What Makes a Church a Church? Part 3

“Is my home group a church?”  you may ask.  “We don’t have a pastor and we are only a few families that meet together.”

“Does time of day and day of the week have to do with if we should call this a church?  Can a church meet on a Tuesday night and still be a church?” Again, good questions.

It is important to answer these.  What is it that makes a church a church? A great place to find answers is to look at the early church described in Acts.

In Part 2, we looked at five of the functions of the early church from the passage below.  We will now take a look at the remaining five. These are church essentials if we desire to be like the New Testament church.

41 Those who accepted his message were baptized, and about three thousand were added to their number that day.

42 They devoted themselves to the apostles’ teaching and to fellowship, to the breaking of bread and to prayer. 43 Everyone was filled with awe at the many wonders and signs performed by the apostles. 44 All the believers were together and had everything in common. 45 They sold property and possessions to give to anyone who had need. 46 Every day they continued to meet together in the temple courts. They broke bread in their homes and ate together with glad and sincere hearts. Acts 2:41-26 NIV


Generosity is one of the characteristics of revival. When God is at work, our natural response of gratitude and love is to give!  In the early church, extreme giving was seen.  People sold what they had to meet the needs of others.  There was a lot more than “tithing” happening in this New Testament church.  Sadly, what we often see in developing nations is a hesitancy to train new believers to give.  We sometimes don’t even give new believers the opportunity to obey Jesus in this way, because we fail to take offerings.  We are afraid to offend them, or we think they are too poor to give.  This is a big mistake! It hinders the growth of both the individual the church.


Not only in this passage but in many other passages in the New Testament, we clearly see that disciples of Jesus loved and served each other.  They noticed one another’s needs and took action to help.  Whether it was food, protection, housing, encouragement or prayer, we see them reaching out to one another in love.  How well is your church doing at helping the members to care for each other?  Are you as the leader doing all the caring? Trying to meet all the needs?  Part of the church functioning is when its members spontaneously serve each other.  A church that functions well will notice needs and respond.


This one seems obvious!  The New Testament church met together often, even daily! Many churches are meeting together less and less.  What does that say about the presence of life in the church?  Or the busyness of people’s lives?  A church is much more than another “service” with songs and preaching.  I’m not advocating that we increase the number of times we do that.  Churches that function well, are life-giving.  People actually want to meet together often, because they are receiving life when they gather.  How life-giving are your times of meeting together?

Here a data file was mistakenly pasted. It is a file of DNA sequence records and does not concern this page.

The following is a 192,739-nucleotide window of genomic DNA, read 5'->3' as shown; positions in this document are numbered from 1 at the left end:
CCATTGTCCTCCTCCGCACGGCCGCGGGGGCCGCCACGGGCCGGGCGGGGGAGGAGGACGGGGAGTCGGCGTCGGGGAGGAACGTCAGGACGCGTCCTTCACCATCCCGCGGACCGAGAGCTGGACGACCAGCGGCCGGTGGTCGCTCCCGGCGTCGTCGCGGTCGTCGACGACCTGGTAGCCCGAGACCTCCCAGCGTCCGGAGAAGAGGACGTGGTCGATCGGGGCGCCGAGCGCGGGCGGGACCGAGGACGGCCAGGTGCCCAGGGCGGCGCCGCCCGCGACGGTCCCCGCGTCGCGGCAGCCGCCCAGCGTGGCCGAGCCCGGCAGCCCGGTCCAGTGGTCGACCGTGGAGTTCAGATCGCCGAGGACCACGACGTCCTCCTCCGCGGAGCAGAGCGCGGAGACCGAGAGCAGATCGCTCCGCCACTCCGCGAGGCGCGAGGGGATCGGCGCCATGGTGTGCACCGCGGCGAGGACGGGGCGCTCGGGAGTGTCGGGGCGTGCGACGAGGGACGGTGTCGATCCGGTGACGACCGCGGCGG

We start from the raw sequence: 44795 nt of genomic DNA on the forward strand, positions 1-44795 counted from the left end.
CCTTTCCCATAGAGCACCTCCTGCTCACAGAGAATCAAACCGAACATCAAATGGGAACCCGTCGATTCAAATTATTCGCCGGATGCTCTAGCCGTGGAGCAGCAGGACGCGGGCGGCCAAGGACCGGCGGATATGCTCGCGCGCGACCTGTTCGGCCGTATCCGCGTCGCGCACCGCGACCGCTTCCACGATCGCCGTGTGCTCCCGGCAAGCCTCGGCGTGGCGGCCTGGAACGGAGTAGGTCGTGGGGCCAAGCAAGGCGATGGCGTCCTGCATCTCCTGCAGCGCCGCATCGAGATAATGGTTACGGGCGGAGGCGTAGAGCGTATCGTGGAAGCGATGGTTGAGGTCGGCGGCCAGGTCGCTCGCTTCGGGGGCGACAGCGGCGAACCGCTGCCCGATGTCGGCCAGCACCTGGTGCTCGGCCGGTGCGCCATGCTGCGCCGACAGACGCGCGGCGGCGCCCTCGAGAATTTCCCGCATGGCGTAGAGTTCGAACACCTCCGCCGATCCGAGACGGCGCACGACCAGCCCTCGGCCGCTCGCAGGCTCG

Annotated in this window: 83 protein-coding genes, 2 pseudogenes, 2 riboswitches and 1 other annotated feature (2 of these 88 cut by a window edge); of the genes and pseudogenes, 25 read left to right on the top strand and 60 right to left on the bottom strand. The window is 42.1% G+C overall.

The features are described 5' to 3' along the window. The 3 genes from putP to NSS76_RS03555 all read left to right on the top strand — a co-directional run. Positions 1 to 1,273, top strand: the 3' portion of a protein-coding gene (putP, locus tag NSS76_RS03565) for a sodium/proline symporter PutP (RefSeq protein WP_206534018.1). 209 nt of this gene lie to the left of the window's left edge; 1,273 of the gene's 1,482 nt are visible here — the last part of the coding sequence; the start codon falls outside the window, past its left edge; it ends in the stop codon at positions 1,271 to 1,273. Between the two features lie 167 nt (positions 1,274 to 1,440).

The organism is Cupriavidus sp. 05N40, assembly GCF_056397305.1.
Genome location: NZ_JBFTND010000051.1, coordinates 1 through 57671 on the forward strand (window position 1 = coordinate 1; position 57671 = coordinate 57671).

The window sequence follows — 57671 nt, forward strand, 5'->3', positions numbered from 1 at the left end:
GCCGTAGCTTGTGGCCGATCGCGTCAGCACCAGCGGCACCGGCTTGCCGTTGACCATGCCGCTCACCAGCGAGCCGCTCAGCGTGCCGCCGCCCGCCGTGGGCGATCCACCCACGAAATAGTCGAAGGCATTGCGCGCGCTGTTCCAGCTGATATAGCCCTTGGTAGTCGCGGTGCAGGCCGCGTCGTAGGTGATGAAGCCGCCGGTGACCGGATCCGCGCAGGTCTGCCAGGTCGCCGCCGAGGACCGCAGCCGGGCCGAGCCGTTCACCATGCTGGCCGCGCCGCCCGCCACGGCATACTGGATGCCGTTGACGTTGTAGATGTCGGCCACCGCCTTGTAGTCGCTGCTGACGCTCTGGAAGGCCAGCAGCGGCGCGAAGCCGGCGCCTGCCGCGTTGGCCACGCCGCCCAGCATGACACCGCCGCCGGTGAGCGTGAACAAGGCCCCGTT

Prayer was a vital part of the New Testament church.  They gathered often to pray and prayed often when they gathered.  Many churches pray to open and close the service but that is about the extent of their prayer as a body.  Look for ways to incorporate prayer into your church life.  Encourage disciples to make prayer a part of their daily lives and rhythms.  Consider hosting a special prayer emphasis during particular times of the year for increased time in corporate prayer.


Yes, this too is part of church life. Yeah!! It builds relationship when we eat together.  church essentialsThe New Testament church shared meals regularly.  In many cultures, to eat together indicates equality and acceptance.  In Hindu society, certain castes and classes do not eat together.  As we come to Christ, we are united as one.  There is neither Jew nor Greek, slave nor master, male nor female, we are one body (Gal. 3:28).  Eating together is a powerful symbol of the unity and love we share because of Christ.

What if we don’t do all these ten things?  Are we a Church?

If you are doing many or most, then yes! This is not a list of things you have to do to qualify as a church.  It’s also not an exhaustive list! There are many other scriptures that could be considered. These characteristics of the church in Acts Chapter Two are good to keep in mind though.

Which of these church essentials could you include a bit more?  Perhaps you see some gaps in your church function.  Don’t feel bad!  Take steps to start including those things more in the future.

Let’s Be the Church!

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